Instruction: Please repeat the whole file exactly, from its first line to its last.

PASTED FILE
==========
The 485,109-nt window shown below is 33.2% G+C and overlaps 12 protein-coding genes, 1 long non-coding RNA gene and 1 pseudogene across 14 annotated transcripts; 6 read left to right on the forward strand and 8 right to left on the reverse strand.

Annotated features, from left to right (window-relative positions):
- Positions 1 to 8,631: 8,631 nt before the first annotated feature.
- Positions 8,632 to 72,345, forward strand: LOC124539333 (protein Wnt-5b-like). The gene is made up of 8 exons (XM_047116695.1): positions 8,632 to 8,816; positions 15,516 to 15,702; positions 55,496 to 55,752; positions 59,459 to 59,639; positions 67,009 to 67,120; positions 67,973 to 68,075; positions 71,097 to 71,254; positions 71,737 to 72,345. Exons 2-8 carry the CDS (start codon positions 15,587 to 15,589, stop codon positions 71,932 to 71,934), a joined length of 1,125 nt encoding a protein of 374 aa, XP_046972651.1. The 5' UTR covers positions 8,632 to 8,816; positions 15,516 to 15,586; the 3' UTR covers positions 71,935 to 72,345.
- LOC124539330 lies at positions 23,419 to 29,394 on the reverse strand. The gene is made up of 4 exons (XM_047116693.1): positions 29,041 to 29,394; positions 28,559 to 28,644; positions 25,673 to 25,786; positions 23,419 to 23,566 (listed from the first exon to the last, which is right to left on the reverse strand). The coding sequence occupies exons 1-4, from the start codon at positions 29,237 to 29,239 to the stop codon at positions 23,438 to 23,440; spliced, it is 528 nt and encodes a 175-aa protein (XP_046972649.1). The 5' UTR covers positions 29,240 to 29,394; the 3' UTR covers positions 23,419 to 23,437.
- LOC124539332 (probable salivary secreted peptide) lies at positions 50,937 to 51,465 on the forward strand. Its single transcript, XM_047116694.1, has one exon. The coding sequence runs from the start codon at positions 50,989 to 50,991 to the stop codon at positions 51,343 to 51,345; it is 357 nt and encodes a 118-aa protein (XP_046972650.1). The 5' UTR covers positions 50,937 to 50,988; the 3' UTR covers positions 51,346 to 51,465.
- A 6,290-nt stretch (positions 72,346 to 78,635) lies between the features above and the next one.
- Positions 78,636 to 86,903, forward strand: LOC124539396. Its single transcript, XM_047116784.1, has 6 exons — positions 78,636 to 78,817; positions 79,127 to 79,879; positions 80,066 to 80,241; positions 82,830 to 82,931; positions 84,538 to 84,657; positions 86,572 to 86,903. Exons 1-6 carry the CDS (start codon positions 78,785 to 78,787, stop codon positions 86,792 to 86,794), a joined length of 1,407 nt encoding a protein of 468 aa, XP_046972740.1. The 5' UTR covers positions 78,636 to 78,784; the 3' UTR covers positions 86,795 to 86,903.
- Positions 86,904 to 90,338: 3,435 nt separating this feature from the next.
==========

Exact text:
The 485,109-nt window shown below is 33.2% G+C and overlaps 12 protein-coding genes, 1 long non-coding RNA gene and 1 pseudogene across 14 annotated transcripts; 6 read left to right on the forward strand and 8 right to left on the reverse strand.

Annotated features, from left to right (window-relative positions):
- Positions 1 to 8,631: 8,631 nt before the first annotated feature.
- Positions 8,632 to 72,345, forward strand: LOC124539333 (protein Wnt-5b-like). The gene is made up of 8 exons (XM_047116695.1): positions 8,632 to 8,816; positions 15,516 to 15,702; positions 55,496 to 55,752; positions 59,459 to 59,639; positions 67,009 to 67,120; positions 67,973 to 68,075; positions 71,097 to 71,254; positions 71,737 to 72,345. Exons 2-8 carry the CDS (start codon positions 15,587 to 15,589, stop codon positions 71,932 to 71,934), a joined length of 1,125 nt encoding a protein of 374 aa, XP_046972651.1. The 5' UTR covers positions 8,632 to 8,816; positions 15,516 to 15,586; the 3' UTR covers positions 71,935 to 72,345.
- LOC124539330 lies at positions 23,419 to 29,394 on the reverse strand. The gene is made up of 4 exons (XM_047116693.1): positions 29,041 to 29,394; positions 28,559 to 28,644; positions 25,673 to 25,786; positions 23,419 to 23,566 (listed from the first exon to the last, which is right to left on the reverse strand). The coding sequence occupies exons 1-4, from the start codon at positions 29,237 to 29,239 to the stop codon at positions 23,438 to 23,440; spliced, it is 528 nt and encodes a 175-aa protein (XP_046972649.1). The 5' UTR covers positions 29,240 to 29,394; the 3' UTR covers positions 23,419 to 23,437.
- LOC124539332 (probable salivary secreted peptide) lies at positions 50,937 to 51,465 on the forward strand. Its single transcript, XM_047116694.1, has one exon. The coding sequence runs from the start codon at positions 50,989 to 50,991 to the stop codon at positions 51,343 to 51,345; it is 357 nt and encodes a 118-aa protein (XP_046972650.1). The 5' UTR covers positions 50,937 to 50,988; the 3' UTR covers positions 51,346 to 51,465.
- A 6,290-nt stretch (positions 72,346 to 78,635) lies between the features above and the next one.
- Positions 78,636 to 86,903, forward strand: LOC124539396. Its single transcript, XM_047116784.1, has 6 exons — positions 78,636 to 78,817; positions 79,127 to 79,879; positions 80,066 to 80,241; positions 82,830 to 82,931; positions 84,538 to 84,657; positions 86,572 to 86,903. Exons 1-6 carry the CDS (start codon positions 78,785 to 78,787, stop codon positions 86,792 to 86,794), a joined length of 1,407 nt encoding a protein of 468 aa, XP_046972740.1. The 5' UTR covers positions 78,636 to 78,784; the 3' UTR covers positions 86,795 to 86,903.
- Positions 86,904 to 90,338: 3,435 nt separating this feature from the next.